So, we made it through the first ovulation postpartum. My little one was 12 mo. I had at least a month of tons of fertile fluid along with cramps and spotting. I thought that was tough for charting and abstaining but now I'm completely confused. I had the obvious thermal shift, mucus change, menstrual flow 10 days later. I had a couple of dry days and now some sticky/some stretchy. What is frustrating is my temps. I vary from 97.1 to 97.9. The latter temp was my thermal shift last month for ovulation. I'm not sure what to do for abstinence purposes. Do I consider every day of fluid show (even sticky) as possibly fertile? I'm on day 13 of my cycle. I guess I just thought once I had a period things would be clearer, not more confusing! Last month my temp schedule was erratic at best but I kept on and still had a nice, easy to understand pattern. I'm so new at this please help me if you can.
i completely gave up on temping while charting and breastfeeding because pre O my temps were ALL over the place (after my 1st) It took months and months to have a more regular pattern in the first half of the cycle and even then my temps were crazy the first 7ish days of my cycle .. so i gave up and i only chart CM - the problem there is i have 10-14 days of fertile egg white CM before O .. i only count EW as fertile because if i counted anyting else i would always be considering myself fertile.. i also check CP and that helps a little, but its generally fertile-seeming for the same time the EWCM is around .. basically, it is VERY hard for me to chart to avoid while breastfeeding .. i do it, but its dangerous becasue we aren't going to abstain for 14 days of every cycle. it just doesn't work. anyway - chances are that in a few cycles you'll see eough of a pattern to help you figure things out, but you might not see the type of pattern you want ;) and my guess is that the crazy temps will continue until you get close to O ..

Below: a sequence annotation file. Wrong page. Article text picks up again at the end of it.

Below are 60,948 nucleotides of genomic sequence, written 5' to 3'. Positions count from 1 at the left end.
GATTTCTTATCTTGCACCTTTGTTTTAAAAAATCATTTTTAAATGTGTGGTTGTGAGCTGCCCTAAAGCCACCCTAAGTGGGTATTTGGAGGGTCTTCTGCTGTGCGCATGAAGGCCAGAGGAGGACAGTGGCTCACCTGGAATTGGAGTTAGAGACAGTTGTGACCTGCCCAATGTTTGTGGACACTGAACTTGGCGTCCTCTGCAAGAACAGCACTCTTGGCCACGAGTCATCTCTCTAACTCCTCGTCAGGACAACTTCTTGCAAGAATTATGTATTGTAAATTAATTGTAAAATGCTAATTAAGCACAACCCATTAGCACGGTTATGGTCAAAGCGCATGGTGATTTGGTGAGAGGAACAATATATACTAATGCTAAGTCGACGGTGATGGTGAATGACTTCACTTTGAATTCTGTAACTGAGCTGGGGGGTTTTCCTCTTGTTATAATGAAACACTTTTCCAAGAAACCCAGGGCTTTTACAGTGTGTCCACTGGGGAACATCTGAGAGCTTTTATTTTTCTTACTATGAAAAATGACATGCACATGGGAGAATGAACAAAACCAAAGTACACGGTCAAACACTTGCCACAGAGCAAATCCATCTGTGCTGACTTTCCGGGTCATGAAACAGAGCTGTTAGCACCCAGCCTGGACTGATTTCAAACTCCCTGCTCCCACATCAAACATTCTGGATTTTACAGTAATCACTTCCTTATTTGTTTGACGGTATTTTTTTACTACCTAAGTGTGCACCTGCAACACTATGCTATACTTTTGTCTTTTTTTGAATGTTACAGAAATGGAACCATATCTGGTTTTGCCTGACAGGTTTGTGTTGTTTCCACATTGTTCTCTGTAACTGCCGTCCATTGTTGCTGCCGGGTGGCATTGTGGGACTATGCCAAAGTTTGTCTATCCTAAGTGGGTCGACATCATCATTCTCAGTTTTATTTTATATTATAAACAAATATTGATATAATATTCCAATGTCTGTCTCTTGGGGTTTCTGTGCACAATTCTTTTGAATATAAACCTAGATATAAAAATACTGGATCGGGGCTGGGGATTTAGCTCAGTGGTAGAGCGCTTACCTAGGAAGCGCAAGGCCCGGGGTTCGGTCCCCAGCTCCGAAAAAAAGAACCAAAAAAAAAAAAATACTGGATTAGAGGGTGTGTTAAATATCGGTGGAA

Charting while breastfeeding isn't very effective for me either. PPAF showed up when Babe was 5 months old, she's 8.5 months old now. The first cycle was 40 days, then 28 days, then 26 days, and now I am on day 34 of this cycle and still counting. My normal cycles are 27 days. I can totally forget temping since she is reverse cycling, I work full time. So good luck to all of us trying to figure this one out!
~Patti~ Momma to three girls and three boys , First mother to one girl
Certified, card carrying member of the IEP Binder Club
Yes, if you want to be most conservative, you would consider yourself to be potentially fertile regardless of what kind of CM you have. If you have the same thing every day for 2 weeks, you can consider that to be your Basic Infertile Pattern. Your temps will likely eventually do something like your first postpartum ovulation. They'll be all over the place, but then you'll see a shift when you do actually ovulate. Your CM might not be as obvious as it was for your first PP ovulation, like you might not have as long of super-fertile CM, so if it is really important to postpone another pregnancy, I would be pretty conservative about CM. If any of you need to find ways to reduce the amount of abstinence required, I would look into the Marquette Method or Creighton.